What is their presidential brand?
Any successful politician has to be proficient in marketing themselves to their constituents. Both Presidential candidates and companies must decide how they will summarize their “brand” with a slogan. These messages sink into our minds, win our hearts, and persuade us to open our wallets. President Theodore Roosevelt even inspired a brand’s slogan. It is said that he was served Maxwell House coffee, Roosevelt remarked that it was “good to the last drop,” and the rest is Maxwell House corporate slogan history.
Here is our list of presidential campaign slogans and companies using the same approach in their marketing messaging:
“The power of all of us.”
The Message: Taking the focus off what the brand can do and putting it on the importance of involving everyone.
“Make America Great Again.”
“Making it great again and again.”
The Message: Giving the sense that the brand is responsible for elevating the quality to greatness.
“Yes We Can.”
“Impossible is nothing.”
The Message: There are no limitations to what can be accomplished.
“Yes America Can.”
George W. Bush
“Chevrolet. Building a better way to see the USA.”
The Message: A patriotic message invoking the sense that better days are coming.
“Building a Bridge to the 21st Century.”
“Where do you want to go today?”
The Message: Innovation and new ideas leading the way into the future.
“Real Plans for Real People.”
George H.W. Bush
“When you care to send the very best.”
The Message: Connecting with others on a personal level.
“It’s Morning Again in America.”
“Let the memories begin.”
The Message: It is a bright new beginning.
“Not Just Peanuts.”
“It’s not just for breakfast anymore.”
Florida Orange Juice Growers Association
The Message: Sure, we are talking about food here, but the message is also about taking something simple and making it more than people expect.
“He’s making us proud again.”
“You’re in good hands with Allstate.”
The Message: Developing the feeling that this is a solid, dependable brand that you can count on.
“Nixon’s the One.”
Richard M. Nixon
“I am what I am.”
The Message: Ego driven message that focuses on the power of the individual.
“The Stakes Are Too High For You To Stay At Home.”
Lyndon B. Johnson
“When there is no tomorrow.”
The Message: Elements of fear in this message to motivate people to action.
“A Time for Greatness.”
John F. Kennedy
“Time to make the donuts.”
The Message: What’s greater than doughnuts?
“I Like IKE.”
Dwight D. Eisenhower
“I love New York.”
New York State Division of Tourism
The Message: Not very controversial on this one. You should like the brand because everyone else does. Join the crowd.
“I’m just wild about Harry.”
Harry S. Truman
“I’m lovin’ it.”
The Message: Similar to the message above this. It’s just more passionate.
“Happy Days Are Here Again.”
Franklin D. Roosevelt
“It’s a great time to be alive.”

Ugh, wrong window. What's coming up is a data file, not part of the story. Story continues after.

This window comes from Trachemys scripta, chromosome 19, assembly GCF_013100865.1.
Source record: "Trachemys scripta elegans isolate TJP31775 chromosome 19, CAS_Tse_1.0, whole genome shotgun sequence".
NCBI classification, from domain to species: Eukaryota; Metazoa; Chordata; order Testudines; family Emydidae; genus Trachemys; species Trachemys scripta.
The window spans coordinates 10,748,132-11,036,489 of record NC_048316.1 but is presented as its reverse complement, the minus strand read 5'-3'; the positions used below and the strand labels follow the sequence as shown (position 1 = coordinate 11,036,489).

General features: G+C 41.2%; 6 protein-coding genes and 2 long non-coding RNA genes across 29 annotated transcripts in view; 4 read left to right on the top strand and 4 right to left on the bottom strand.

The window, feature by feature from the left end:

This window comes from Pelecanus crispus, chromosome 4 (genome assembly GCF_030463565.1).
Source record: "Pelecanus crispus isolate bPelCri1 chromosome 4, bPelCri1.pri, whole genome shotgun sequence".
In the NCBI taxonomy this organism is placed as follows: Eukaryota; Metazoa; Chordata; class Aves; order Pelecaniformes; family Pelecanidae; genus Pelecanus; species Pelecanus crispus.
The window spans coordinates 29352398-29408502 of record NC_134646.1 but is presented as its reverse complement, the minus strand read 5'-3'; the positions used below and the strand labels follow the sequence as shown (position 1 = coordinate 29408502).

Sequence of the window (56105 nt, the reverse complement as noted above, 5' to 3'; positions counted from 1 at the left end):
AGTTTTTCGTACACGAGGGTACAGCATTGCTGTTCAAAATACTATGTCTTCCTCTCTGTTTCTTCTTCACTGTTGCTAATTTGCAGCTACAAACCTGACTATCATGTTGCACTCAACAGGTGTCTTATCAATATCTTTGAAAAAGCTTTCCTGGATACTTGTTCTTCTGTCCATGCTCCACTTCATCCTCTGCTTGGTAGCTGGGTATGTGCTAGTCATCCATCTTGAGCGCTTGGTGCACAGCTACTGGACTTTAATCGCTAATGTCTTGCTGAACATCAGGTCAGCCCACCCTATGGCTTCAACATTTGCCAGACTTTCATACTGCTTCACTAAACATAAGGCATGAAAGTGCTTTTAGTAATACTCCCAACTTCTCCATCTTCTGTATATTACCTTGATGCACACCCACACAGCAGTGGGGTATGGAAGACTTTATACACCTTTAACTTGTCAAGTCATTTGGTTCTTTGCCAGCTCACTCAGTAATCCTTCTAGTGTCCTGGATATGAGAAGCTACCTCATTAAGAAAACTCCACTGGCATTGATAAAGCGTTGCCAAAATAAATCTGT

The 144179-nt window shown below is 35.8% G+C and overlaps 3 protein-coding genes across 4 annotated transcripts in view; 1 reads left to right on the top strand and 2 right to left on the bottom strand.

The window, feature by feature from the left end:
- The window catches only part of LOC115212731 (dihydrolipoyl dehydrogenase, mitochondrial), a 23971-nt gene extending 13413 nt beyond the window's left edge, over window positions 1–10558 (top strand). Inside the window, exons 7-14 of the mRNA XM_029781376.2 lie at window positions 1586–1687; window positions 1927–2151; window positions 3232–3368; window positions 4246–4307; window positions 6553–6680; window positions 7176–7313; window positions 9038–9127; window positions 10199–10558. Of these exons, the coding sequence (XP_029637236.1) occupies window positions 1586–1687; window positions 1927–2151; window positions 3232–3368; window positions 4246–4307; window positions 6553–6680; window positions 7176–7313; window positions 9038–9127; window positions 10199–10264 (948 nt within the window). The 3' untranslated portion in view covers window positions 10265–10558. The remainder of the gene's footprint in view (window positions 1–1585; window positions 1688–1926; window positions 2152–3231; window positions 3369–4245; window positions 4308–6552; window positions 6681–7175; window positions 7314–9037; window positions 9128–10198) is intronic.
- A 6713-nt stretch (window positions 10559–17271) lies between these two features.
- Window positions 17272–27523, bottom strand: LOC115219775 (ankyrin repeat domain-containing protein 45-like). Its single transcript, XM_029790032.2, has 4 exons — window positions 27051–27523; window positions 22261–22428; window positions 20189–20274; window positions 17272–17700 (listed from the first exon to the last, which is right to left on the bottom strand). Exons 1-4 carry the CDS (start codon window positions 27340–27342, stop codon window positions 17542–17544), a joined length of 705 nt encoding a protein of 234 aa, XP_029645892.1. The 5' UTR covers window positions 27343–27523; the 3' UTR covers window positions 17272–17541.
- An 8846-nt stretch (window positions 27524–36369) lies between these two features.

The Message: All smiles and positivity. You should be happy with this brand because it is making life better.
“A Chicken in Every Pot and a Car in Every Garage.”
“It takes a tough man to make a tender chicken.”
The Message: Winner, Winner, Chicken Dinner!
“Keep cool with Coolidge.”
“The relief goes on.”
The Message: This is about longevity. This message goes away from the instinct to make bold extreme promises. Everything is fine so continue moving forward with this brand.
“Return to Normalcy.”
Warren G. Harding
“Normal feels better.”
The Normal Brand
The Message: Sometimes just shooting for normal is an improvement.
“He Kept Us Out of War.”
“Like a good neighbor, State Farm is there.”
The Message: Portrays the feeling that this brand is taking care of us and protecting us from negative things.
27. William Taft: None
26. Theodore Roosevelt: No slogan but his quote was used as Maxwell House Coffee’s slogan.
“A Full Dinner Pail.”
The Message: The trigger here is greed. Everyone wants and deserves more.
“Blaine, Blaine, James G. Blaine, The Continental Liar from the State of Maine”
“Where’s the Beef?”
The Message: There are not many brands that call out the competition as a LIAR. However, pointing out the competition’s deficiencies is a tactic to improve a brand’s perception.
“The taste of a new generation.”
The Message: This is a known commodity, but there are some fresh new elements to update and improve the brand.
22. Grover Cleveland was elected for his first term.
17 – 21. Andrew Johnson, Ulysses S. Grant, Rutherford B. Hayes, James A. Garfield, Chester A. Arthur: None
“Vote Yourself A Farm.”
“Have it your way.”
The Message: This goes back to the greed tactic. You deserve to have what you want and the brand has the ability to give you that.
13 – 15. Millard Fillmore, Franklin Pierce and James Buchanan: None.
“For the President of the People”
“It’s Miller time!”
The Message: Pretty Straightforward.
“54-40 or Fight.”
James K. Polk
“Just Do It.”
The Message: Motivating the public to an action.
10. John Tyler: None.
“Tippecanoe and Tyler Too.”
William Henry Harrison
“The ultimate driving machine.”
The Message: Harrison was a hero of the Battle of Tippecanoe and Tyler was the vice presidential candidate. This message is promoting the ultimate team or brand. Leadership.
1 – 8. All of these men were too cool for campaign slogans: George Washington, John Adams, Thomas Jefferson, James Madison, James Monroe, John Quincy Adams, Andrew Jackson, and Martin Van Buren.